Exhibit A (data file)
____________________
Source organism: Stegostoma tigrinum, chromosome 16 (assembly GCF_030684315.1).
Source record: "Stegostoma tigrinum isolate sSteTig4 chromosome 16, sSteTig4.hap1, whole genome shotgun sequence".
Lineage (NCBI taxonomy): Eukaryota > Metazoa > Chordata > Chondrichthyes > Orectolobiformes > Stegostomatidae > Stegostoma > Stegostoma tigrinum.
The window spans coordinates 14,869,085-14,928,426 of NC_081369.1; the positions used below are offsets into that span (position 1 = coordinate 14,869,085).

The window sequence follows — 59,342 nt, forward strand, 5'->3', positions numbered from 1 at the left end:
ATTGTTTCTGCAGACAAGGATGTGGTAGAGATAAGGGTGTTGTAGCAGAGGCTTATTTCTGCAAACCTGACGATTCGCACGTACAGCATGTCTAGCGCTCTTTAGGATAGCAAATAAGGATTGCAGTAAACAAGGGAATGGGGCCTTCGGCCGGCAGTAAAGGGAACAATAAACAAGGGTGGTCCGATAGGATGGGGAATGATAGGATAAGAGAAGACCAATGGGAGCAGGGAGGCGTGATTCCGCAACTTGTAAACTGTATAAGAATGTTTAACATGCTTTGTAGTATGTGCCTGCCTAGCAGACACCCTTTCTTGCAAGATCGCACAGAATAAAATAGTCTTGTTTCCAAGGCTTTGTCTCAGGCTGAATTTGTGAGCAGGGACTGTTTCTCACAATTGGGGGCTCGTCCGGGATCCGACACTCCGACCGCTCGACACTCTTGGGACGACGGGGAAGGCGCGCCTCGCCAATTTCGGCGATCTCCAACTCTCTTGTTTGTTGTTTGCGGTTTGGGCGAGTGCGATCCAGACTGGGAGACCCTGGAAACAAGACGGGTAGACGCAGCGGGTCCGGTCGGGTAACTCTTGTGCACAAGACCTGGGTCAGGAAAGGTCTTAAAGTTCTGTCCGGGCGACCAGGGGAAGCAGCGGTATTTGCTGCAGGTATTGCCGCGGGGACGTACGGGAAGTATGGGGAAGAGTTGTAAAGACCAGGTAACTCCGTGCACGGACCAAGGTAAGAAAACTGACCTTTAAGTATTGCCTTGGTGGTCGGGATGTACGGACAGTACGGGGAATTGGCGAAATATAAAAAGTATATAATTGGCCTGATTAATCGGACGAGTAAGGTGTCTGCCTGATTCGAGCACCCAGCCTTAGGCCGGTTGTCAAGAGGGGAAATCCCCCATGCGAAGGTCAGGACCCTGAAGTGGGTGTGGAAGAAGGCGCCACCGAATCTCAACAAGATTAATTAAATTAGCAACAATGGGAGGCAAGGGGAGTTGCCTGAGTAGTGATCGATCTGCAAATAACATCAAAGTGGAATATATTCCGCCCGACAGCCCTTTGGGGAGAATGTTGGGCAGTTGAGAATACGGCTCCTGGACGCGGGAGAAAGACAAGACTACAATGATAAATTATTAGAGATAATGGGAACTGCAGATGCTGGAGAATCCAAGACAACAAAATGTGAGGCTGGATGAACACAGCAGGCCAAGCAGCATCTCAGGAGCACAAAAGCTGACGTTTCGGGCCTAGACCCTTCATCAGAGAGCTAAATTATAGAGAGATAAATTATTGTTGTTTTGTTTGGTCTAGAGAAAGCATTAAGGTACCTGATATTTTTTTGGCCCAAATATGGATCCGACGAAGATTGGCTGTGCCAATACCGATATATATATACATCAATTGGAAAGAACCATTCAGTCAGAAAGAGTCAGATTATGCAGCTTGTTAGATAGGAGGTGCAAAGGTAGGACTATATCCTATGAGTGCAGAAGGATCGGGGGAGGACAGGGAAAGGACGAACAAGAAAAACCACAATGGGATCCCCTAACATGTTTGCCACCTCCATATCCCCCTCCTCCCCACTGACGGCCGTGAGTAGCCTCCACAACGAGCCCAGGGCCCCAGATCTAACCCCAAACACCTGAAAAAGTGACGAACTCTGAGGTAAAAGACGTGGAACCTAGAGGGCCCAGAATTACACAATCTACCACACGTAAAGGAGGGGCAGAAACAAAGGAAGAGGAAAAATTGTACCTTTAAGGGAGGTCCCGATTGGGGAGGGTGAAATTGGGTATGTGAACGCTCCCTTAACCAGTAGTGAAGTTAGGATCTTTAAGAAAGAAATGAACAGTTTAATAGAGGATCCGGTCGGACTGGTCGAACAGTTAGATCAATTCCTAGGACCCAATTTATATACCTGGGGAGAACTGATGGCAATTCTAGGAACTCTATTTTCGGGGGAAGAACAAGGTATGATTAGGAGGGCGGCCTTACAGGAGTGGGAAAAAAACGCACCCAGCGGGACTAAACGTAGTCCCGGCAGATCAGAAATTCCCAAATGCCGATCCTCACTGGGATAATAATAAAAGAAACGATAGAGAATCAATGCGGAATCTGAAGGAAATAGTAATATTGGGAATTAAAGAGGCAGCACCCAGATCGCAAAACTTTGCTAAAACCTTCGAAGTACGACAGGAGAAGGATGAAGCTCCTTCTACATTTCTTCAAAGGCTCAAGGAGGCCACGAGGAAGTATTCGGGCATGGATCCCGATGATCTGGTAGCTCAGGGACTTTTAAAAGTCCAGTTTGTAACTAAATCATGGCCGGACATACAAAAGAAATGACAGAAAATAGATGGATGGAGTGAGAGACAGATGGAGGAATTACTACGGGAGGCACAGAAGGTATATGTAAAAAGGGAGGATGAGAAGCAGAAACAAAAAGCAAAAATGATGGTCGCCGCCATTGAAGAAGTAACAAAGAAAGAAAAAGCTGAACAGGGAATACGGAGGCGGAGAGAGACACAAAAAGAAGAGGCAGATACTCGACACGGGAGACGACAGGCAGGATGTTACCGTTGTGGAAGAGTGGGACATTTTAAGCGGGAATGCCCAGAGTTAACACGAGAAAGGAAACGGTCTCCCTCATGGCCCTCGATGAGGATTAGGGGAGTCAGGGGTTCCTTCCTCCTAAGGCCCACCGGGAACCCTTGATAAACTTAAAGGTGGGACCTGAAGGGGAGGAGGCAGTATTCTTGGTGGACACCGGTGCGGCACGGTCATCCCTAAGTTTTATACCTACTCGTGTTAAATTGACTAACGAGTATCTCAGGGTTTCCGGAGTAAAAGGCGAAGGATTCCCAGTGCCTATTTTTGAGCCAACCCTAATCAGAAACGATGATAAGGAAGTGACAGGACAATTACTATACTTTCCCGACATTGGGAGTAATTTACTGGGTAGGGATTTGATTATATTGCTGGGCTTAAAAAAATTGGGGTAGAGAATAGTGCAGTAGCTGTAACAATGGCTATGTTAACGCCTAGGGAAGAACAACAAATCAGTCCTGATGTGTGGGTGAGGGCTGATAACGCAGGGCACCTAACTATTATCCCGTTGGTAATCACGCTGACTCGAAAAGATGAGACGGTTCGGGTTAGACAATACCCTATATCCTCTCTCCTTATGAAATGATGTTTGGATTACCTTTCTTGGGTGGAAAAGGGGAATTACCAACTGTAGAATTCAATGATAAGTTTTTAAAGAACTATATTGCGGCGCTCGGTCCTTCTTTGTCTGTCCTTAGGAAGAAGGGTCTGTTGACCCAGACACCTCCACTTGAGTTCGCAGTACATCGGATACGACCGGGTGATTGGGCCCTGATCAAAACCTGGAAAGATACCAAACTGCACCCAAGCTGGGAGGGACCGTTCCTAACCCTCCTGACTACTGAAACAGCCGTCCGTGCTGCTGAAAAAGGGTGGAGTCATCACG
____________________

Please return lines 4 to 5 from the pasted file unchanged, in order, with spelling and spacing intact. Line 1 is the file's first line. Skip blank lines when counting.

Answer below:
The window spans coordinates 14,869,085-14,928,426 of NC_081369.1; the positions used below are offsets into that span (position 1 = coordinate 14,869,085).

The window sequence follows — 59,342 nt, forward strand, 5'->3', positions numbered from 1 at the left end: